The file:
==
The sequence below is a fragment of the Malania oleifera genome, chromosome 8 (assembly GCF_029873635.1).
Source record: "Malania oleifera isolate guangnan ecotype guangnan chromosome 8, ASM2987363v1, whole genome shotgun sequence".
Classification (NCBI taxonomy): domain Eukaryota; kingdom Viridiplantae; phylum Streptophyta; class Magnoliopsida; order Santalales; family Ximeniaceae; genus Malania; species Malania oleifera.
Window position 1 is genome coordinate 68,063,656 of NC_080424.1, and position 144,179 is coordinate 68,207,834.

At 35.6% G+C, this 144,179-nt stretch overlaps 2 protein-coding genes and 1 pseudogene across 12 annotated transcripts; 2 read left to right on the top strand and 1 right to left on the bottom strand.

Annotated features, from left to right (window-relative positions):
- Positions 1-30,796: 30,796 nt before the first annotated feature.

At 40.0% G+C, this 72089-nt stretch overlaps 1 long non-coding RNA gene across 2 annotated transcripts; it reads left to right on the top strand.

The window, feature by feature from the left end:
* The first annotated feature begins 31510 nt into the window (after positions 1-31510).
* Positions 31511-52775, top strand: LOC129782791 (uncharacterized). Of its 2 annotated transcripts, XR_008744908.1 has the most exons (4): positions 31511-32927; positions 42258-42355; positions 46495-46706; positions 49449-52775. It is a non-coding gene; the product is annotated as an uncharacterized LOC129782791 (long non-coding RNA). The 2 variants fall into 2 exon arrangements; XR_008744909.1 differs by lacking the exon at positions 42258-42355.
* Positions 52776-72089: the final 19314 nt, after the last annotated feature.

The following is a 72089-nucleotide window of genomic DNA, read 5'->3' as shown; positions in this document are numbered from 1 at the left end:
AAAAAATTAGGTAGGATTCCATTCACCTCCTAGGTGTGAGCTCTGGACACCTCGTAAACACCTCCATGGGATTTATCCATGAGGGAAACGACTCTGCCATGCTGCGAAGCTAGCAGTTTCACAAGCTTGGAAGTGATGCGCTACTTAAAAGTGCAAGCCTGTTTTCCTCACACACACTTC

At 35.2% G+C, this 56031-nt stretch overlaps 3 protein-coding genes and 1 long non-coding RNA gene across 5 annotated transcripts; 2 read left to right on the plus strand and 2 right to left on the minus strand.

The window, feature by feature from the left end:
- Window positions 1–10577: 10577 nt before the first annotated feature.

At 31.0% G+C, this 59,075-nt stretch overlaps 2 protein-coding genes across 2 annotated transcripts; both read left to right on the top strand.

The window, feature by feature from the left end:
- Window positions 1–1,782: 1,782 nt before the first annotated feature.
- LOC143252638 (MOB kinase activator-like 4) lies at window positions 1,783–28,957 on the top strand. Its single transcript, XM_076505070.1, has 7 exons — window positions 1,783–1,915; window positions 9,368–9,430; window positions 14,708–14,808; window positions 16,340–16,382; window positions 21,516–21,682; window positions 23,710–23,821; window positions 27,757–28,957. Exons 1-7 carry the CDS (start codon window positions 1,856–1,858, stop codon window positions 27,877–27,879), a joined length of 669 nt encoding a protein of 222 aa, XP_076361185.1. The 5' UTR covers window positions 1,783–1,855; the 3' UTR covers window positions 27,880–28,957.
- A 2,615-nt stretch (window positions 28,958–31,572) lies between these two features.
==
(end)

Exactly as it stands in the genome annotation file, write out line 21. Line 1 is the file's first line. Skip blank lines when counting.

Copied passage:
- LOC143252638 (MOB kinase activator-like 4) lies at window positions 1,783–28,957 on the top strand. Its single transcript, XM_076505070.1, has 7 exons — window positions 1,783–1,915; window positions 9,368–9,430; window positions 14,708–14,808; window positions 16,340–16,382; window positions 21,516–21,682; window positions 23,710–23,821; window positions 27,757–28,957. Exons 1-7 carry the CDS (start codon window positions 1,856–1,858, stop codon window positions 27,877–27,879), a joined length of 669 nt encoding a protein of 222 aa, XP_076361185.1. The 5' UTR covers window positions 1,783–1,855; the 3' UTR covers window positions 27,880–28,957.